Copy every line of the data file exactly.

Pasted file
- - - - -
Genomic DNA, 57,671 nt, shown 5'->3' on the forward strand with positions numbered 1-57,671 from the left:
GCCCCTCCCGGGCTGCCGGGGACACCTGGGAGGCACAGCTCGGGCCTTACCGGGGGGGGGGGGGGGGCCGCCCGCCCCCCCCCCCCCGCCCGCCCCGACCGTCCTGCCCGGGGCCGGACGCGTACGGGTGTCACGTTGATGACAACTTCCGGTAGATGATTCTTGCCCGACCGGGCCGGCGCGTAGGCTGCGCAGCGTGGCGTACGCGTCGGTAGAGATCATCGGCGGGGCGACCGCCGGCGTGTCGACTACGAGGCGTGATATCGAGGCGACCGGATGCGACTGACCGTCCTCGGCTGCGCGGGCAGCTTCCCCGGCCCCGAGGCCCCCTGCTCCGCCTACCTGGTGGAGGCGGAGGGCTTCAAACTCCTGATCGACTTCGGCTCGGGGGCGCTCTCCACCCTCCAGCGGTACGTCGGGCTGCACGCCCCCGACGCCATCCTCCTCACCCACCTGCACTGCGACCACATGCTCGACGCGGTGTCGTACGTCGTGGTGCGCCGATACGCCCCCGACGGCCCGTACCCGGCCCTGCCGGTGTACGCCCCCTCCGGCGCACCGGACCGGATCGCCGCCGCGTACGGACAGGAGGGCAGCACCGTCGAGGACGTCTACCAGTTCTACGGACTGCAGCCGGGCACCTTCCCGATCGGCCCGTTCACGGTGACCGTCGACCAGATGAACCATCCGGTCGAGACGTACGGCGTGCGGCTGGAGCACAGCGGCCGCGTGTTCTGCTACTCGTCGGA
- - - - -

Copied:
Genomic DNA, 57,671 nt, shown 5'->3' on the forward strand with positions numbered 1-57,671 from the left:
GCCCCTCCCGGGCTGCCGGGGACACCTGGGAGGCACAGCTCGGGCCTTACCGGGGGGGGGGGGGGGGCCGCCCGCCCCCCCCCCCCCGCCCGCCCCGACCGTCCTGCCCGGGGCCGGACGCGTACGGGTGTCACGTTGATGACAACTTCCGGTAGATGATTCTTGCCCGACCGGGCCGGCGCGTAGGCTGCGCAGCGTGGCGTACGCGTCGGTAGAGATCATCGGCGGGGCGACCGCCGGCGTGTCGACTACGAGGCGTGATATCGAGGCGACCGGATGCGACTGACCGTCCTCGGCTGCGCGGGCAGCTTCCCCGGCCCCGAGGCCCCCTGCTCCGCCTACCTGGTGGAGGCGGAGGGCTTCAAACTCCTGATCGACTTCGGCTCGGGGGCGCTCTCCACCCTCCAGCGGTACGTCGGGCTGCACGCCCCCGACGCCATCCTCCTCACCCACCTGCACTGCGACCACATGCTCGACGCGGTGTCGTACGTCGTGGTGCGCCGATACGCCCCCGACGGCCCGTACCCGGCCCTGCCGGTGTACGCCCCCTCCGGCGCACCGGACCGGATCGCCGCCGCGTACGGACAGGAGGGCAGCACCGTCGAGGACGTCTACCAGTTCTACGGACTGCAGCCGGGCACCTTCCCGATCGGCCCGTTCACGGTGACCGTCGACCAGATGAACCATCCGGTCGAGACGTACGGCGTGCGGCTGGAGCACAGCGGCCGCGTGTTCTGCTACTCGTCGGA